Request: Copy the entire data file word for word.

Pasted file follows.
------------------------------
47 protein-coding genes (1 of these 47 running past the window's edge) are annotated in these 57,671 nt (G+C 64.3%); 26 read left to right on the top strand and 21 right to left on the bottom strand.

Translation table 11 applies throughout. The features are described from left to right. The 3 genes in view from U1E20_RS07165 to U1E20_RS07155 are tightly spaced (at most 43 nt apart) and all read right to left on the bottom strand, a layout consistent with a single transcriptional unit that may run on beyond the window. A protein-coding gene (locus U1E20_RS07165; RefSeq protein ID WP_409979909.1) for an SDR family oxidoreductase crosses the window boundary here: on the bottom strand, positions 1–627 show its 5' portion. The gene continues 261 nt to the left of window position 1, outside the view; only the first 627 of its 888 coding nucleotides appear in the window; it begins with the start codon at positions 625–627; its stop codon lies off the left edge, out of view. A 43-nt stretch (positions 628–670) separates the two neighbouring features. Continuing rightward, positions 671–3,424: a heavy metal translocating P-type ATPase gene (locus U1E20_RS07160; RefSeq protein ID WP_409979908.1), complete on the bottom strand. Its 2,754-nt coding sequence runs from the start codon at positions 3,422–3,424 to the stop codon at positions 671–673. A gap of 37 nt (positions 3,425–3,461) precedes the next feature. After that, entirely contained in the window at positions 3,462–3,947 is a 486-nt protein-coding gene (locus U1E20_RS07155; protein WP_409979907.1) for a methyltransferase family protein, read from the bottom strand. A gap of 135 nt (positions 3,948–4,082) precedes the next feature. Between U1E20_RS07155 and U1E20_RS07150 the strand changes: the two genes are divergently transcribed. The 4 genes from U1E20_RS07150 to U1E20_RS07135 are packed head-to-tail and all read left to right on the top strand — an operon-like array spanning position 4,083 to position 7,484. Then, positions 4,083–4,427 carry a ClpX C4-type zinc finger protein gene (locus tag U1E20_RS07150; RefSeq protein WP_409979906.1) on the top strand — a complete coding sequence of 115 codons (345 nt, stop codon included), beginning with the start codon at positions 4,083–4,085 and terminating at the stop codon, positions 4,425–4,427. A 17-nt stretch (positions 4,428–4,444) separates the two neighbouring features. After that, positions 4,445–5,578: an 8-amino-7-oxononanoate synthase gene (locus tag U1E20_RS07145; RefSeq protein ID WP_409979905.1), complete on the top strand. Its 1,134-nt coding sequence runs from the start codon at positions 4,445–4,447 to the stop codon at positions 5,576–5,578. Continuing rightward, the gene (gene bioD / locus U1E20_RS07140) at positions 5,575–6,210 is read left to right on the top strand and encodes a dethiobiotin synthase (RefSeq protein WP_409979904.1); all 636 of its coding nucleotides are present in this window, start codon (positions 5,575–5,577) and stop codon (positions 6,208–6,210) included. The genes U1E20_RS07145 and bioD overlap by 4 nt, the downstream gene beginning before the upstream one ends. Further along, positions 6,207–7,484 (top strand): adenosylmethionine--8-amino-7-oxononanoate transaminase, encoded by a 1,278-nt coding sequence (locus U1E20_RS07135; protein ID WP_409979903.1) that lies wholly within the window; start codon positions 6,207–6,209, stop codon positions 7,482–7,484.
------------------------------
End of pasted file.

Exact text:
47 protein-coding genes (1 of these 47 running past the window's edge) are annotated in these 57,671 nt (G+C 64.3%); 26 read left to right on the top strand and 21 right to left on the bottom strand.

Translation table 11 applies throughout. The features are described from left to right. The 3 genes in view from U1E20_RS07165 to U1E20_RS07155 are tightly spaced (at most 43 nt apart) and all read right to left on the bottom strand, a layout consistent with a single transcriptional unit that may run on beyond the window. A protein-coding gene (locus U1E20_RS07165; RefSeq protein ID WP_409979909.1) for an SDR family oxidoreductase crosses the window boundary here: on the bottom strand, positions 1–627 show its 5' portion. The gene continues 261 nt to the left of window position 1, outside the view; only the first 627 of its 888 coding nucleotides appear in the window; it begins with the start codon at positions 625–627; its stop codon lies off the left edge, out of view. A 43-nt stretch (positions 628–670) separates the two neighbouring features. Continuing rightward, positions 671–3,424: a heavy metal translocating P-type ATPase gene (locus U1E20_RS07160; RefSeq protein ID WP_409979908.1), complete on the bottom strand. Its 2,754-nt coding sequence runs from the start codon at positions 3,422–3,424 to the stop codon at positions 671–673. A gap of 37 nt (positions 3,425–3,461) precedes the next feature. After that, entirely contained in the window at positions 3,462–3,947 is a 486-nt protein-coding gene (locus U1E20_RS07155; protein WP_409979907.1) for a methyltransferase family protein, read from the bottom strand. A gap of 135 nt (positions 3,948–4,082) precedes the next feature. Between U1E20_RS07155 and U1E20_RS07150 the strand changes: the two genes are divergently transcribed. The 4 genes from U1E20_RS07150 to U1E20_RS07135 are packed head-to-tail and all read left to right on the top strand — an operon-like array spanning position 4,083 to position 7,484. Then, positions 4,083–4,427 carry a ClpX C4-type zinc finger protein gene (locus tag U1E20_RS07150; RefSeq protein WP_409979906.1) on the top strand — a complete coding sequence of 115 codons (345 nt, stop codon included), beginning with the start codon at positions 4,083–4,085 and terminating at the stop codon, positions 4,425–4,427. A 17-nt stretch (positions 4,428–4,444) separates the two neighbouring features. After that, positions 4,445–5,578: an 8-amino-7-oxononanoate synthase gene (locus tag U1E20_RS07145; RefSeq protein ID WP_409979905.1), complete on the top strand. Its 1,134-nt coding sequence runs from the start codon at positions 4,445–4,447 to the stop codon at positions 5,576–5,578. Continuing rightward, the gene (gene bioD / locus U1E20_RS07140) at positions 5,575–6,210 is read left to right on the top strand and encodes a dethiobiotin synthase (RefSeq protein WP_409979904.1); all 636 of its coding nucleotides are present in this window, start codon (positions 5,575–5,577) and stop codon (positions 6,208–6,210) included. The genes U1E20_RS07145 and bioD overlap by 4 nt, the downstream gene beginning before the upstream one ends. Further along, positions 6,207–7,484 (top strand): adenosylmethionine--8-amino-7-oxononanoate transaminase, encoded by a 1,278-nt coding sequence (locus U1E20_RS07135; protein ID WP_409979903.1) that lies wholly within the window; start codon positions 6,207–6,209, stop codon positions 7,482–7,484.